Author(s): Miguet M, Monnet E, Vanlemmens C, Gache P, Messner M,
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Abstract OBJECTIVES: The objective of this prospective study was to determine whether sociological and/or alcohol-related behavioral factors could be predictive of relapse after orthotopic liver transplantation for alcoholic liver disease. METHODS: Fifty-five liver-transplanted patients out of a series of 120 alcoholic cirrhotic patients were enrolled in a randomized prospective study. This study was initially designed to compare the 2 year survival in intent-to-transplant patients versus in-intent-to-use conventional treatment patients. For all patients, an identical questionnaire was completed at inclusion, and every 3 months for 5 years to collect data on alcohol-related behavior factors. RESULTS: Fifty-one patients fulfilled the criteria for the study. The mean follow-up was 35.7 months (range: 1-86). Rate of alcohol relapse was 11\% at one year and 30\% at 2 years. Alcohol intake above 140 g a week was declared by 11\% and 22\% of patients at one and 2 years, respectively. The only variable leading to a significantly lower rate of relapse was abstinence for 6 months or more before liver transplantation (23\% vs 79\%, P=0.0003). This variable was also significant for patients whose alcohol intake was greater than 140 g per week (P=0.003) (adjusted relative risk=5.5; 95\%CI=1.3-24.5; P=0.02). Multivariate analysis (Cox model) showed that abstinence for 6 months or more before liver transplantation was the unique predictive variable. CONCLUSION: In this prospective study of 51 patients transplanted for alcoholic liver disease, abstinence before liver transplantation was the only predictive factor of alcohol relapse after liver transplantation.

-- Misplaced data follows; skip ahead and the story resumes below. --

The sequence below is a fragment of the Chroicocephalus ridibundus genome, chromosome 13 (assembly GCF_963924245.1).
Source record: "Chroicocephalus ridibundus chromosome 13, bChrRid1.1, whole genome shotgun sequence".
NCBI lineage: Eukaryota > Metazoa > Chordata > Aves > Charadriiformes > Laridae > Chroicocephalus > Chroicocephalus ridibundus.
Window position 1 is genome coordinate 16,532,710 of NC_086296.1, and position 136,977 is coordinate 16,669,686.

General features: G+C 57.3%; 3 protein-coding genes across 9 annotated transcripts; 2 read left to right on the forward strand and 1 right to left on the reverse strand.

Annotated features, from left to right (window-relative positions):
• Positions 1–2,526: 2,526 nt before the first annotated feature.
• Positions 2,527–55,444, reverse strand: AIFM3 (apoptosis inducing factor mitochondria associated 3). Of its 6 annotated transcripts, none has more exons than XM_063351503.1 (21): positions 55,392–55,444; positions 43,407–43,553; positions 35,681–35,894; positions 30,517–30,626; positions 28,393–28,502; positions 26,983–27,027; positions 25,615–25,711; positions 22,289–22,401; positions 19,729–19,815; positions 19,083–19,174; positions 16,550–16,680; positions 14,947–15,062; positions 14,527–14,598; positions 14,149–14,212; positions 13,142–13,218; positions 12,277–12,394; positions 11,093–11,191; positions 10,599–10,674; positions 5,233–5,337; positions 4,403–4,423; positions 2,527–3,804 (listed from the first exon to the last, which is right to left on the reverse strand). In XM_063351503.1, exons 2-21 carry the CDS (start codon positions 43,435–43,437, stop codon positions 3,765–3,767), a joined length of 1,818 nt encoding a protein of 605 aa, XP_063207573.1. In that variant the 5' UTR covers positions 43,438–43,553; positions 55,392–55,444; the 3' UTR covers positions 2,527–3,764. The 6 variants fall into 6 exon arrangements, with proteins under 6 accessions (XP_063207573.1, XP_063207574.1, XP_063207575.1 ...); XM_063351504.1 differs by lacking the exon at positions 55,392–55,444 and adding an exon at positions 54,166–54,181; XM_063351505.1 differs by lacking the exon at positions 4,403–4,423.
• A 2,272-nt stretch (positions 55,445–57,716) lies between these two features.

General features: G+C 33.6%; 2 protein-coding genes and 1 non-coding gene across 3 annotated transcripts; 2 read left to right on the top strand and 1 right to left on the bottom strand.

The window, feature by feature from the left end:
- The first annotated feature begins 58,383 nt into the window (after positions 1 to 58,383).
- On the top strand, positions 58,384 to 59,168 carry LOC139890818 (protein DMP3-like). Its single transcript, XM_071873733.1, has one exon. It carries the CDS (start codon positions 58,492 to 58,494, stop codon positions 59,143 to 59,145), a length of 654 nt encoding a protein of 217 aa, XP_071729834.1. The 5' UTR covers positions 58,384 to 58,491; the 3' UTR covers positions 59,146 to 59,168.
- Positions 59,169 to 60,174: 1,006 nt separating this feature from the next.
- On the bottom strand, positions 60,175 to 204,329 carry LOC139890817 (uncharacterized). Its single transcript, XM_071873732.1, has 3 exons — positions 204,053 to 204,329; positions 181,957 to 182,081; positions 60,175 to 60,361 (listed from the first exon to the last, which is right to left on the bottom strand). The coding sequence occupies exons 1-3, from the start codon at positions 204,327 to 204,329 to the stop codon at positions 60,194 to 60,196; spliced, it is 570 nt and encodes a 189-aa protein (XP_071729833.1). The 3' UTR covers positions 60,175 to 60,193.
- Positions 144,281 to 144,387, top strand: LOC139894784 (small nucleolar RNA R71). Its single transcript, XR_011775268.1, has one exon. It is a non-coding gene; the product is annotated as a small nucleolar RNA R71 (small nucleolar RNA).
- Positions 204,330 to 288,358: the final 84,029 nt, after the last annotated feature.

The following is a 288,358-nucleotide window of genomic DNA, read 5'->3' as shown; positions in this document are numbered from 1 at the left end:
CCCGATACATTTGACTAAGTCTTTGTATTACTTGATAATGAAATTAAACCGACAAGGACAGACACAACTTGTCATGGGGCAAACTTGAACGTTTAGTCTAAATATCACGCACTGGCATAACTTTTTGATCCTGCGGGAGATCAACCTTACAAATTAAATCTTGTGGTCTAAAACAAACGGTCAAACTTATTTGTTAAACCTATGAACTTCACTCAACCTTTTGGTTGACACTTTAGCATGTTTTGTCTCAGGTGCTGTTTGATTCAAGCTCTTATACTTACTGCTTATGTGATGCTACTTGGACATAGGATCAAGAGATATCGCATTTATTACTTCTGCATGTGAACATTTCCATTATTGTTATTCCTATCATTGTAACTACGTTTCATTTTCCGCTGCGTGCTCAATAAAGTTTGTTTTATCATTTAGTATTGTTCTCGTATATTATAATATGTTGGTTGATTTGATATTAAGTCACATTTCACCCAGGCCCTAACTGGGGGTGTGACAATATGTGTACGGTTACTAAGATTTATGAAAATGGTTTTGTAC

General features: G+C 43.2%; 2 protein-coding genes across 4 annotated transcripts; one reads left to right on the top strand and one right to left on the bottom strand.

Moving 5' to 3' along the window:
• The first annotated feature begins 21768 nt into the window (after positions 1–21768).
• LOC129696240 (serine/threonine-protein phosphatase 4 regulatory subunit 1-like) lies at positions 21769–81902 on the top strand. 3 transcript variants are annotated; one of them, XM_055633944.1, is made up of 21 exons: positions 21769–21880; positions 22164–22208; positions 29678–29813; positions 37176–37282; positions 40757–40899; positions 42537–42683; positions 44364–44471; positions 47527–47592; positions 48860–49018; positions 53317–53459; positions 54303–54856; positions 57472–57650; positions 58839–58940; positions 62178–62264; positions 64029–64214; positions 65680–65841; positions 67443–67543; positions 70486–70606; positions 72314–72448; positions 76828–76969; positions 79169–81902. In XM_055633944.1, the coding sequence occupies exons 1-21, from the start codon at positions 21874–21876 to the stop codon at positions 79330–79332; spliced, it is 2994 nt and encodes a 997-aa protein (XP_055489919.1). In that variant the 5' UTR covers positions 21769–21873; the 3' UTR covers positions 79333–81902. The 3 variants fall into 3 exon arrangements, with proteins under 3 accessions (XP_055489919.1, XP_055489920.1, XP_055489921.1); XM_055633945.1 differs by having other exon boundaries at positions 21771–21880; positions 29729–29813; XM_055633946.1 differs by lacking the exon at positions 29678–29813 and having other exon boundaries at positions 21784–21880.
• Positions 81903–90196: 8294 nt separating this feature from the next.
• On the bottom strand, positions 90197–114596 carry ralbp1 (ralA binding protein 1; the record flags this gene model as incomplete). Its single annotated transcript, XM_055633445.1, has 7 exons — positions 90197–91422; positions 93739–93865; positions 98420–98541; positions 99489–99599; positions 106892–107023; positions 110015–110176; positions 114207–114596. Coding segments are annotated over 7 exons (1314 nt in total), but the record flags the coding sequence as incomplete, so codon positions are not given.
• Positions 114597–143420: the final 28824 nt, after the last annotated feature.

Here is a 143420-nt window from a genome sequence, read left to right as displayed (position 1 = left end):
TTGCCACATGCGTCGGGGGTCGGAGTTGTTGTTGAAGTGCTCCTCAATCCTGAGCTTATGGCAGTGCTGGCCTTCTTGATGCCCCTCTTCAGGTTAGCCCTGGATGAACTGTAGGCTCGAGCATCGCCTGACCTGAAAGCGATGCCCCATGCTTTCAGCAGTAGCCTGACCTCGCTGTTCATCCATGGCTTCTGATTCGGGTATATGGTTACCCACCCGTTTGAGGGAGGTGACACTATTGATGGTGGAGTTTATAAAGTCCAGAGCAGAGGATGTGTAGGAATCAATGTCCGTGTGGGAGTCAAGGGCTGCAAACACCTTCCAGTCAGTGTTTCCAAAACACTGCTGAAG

This article was published in Gastroenterol Clin Biol
and referenced in Journal of Gastrointestinal & Digestive System